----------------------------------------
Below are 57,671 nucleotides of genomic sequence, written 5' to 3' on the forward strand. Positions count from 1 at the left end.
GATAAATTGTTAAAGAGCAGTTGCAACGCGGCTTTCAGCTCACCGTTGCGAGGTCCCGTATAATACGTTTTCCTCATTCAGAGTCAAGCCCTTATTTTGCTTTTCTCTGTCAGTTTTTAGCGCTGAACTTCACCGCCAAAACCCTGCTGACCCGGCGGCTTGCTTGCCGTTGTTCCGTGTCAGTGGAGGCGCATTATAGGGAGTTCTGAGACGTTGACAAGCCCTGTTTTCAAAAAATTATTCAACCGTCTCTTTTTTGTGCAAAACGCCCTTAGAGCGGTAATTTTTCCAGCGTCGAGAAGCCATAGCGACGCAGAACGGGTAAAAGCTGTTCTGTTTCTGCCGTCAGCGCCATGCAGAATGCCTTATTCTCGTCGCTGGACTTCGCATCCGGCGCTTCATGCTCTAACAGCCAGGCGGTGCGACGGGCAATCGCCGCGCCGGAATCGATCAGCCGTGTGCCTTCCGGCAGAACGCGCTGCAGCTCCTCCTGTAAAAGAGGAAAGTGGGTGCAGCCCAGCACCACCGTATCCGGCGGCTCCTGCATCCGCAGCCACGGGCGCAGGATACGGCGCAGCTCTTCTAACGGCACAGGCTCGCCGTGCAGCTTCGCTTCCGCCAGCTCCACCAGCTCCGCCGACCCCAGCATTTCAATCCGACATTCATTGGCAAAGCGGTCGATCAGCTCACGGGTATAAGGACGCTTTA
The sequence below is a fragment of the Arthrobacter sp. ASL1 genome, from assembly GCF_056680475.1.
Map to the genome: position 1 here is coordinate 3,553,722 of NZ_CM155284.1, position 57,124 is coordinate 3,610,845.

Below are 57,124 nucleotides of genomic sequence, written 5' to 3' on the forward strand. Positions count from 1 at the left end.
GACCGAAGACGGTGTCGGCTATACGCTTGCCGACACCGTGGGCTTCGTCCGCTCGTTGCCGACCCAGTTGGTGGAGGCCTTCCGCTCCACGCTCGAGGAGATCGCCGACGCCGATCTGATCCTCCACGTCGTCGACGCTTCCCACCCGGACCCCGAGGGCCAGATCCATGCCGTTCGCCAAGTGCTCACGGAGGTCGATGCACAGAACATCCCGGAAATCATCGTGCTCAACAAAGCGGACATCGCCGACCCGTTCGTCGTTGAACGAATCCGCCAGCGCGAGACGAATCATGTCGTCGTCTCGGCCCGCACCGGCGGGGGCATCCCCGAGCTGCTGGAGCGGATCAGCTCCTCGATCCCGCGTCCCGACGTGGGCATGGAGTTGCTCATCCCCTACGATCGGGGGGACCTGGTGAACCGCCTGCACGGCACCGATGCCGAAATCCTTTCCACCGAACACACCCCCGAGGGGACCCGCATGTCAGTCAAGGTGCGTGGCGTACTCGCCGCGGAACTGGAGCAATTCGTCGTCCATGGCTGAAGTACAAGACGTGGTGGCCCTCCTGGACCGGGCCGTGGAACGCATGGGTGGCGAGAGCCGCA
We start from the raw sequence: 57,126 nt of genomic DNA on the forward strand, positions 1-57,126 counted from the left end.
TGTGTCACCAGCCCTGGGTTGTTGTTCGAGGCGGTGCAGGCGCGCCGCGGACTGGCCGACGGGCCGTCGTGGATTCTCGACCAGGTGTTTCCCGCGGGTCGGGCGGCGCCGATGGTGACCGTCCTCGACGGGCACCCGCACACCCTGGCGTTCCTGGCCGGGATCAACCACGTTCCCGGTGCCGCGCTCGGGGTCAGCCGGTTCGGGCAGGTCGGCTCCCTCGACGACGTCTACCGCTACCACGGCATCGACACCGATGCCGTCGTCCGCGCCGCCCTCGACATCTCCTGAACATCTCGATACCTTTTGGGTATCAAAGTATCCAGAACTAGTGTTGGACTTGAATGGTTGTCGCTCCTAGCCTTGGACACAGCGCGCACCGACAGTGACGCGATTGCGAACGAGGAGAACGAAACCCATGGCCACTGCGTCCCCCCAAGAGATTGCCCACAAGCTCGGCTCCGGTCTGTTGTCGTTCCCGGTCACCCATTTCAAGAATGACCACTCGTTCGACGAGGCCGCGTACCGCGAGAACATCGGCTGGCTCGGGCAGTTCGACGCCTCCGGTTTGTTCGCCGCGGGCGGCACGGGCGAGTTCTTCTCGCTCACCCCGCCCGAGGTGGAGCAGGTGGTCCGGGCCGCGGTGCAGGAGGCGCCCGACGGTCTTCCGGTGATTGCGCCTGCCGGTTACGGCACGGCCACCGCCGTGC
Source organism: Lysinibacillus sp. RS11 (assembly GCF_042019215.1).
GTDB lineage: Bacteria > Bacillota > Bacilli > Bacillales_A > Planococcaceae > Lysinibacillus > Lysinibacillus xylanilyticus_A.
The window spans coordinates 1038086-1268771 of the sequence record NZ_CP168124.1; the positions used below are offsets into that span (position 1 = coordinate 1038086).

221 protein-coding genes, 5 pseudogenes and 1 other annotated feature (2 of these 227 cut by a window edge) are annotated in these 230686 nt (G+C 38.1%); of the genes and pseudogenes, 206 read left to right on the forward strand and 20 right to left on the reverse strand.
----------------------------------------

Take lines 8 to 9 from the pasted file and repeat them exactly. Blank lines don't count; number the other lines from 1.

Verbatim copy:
TGTGTCACCAGCCCTGGGTTGTTGTTCGAGGCGGTGCAGGCGCGCCGCGGACTGGCCGACGGGCCGTCGTGGATTCTCGACCAGGTGTTTCCCGCGGGTCGGGCGGCGCCGATGGTGACCGTCCTCGACGGGCACCCGCACACCCTGGCGTTCCTGGCCGGGATCAACCACGTTCCCGGTGCCGCGCTCGGGGTCAGCCGGTTCGGGCAGGTCGGCTCCCTCGACGACGTCTACCGCTACCACGGCATCGACACCGATGCCGTCGTCCGCGCCGCCCTCGACATCTCCTGAACATCTCGATACCTTTTGGGTATCAAAGTATCCAGAACTAGTGTTGGACTTGAATGGTTGTCGCTCCTAGCCTTGGACACAGCGCGCACCGACAGTGACGCGATTGCGAACGAGGAGAACGAAACCCATGGCCACTGCGTCCCCCCAAGAGATTGCCCACAAGCTCGGCTCCGGTCTGTTGTCGTTCCCGGTCACCCATTTCAAGAATGACCACTCGTTCGACGAGGCCGCGTACCGCGAGAACATCGGCTGGCTCGGGCAGTTCGACGCCTCCGGTTTGTTCGCCGCGGGCGGCACGGGCGAGTTCTTCTCGCTCACCCCGCCCGAGGTGGAGCAGGTGGTCCGGGCCGCGGTGCAGGAGGCGCCCGACGGTCTTCCGGTGATTGCGCCTGCCGGTTACGGCACGGCCACCGCCGTGC
Source organism: Lysinibacillus sp. RS11 (assembly GCF_042019215.1).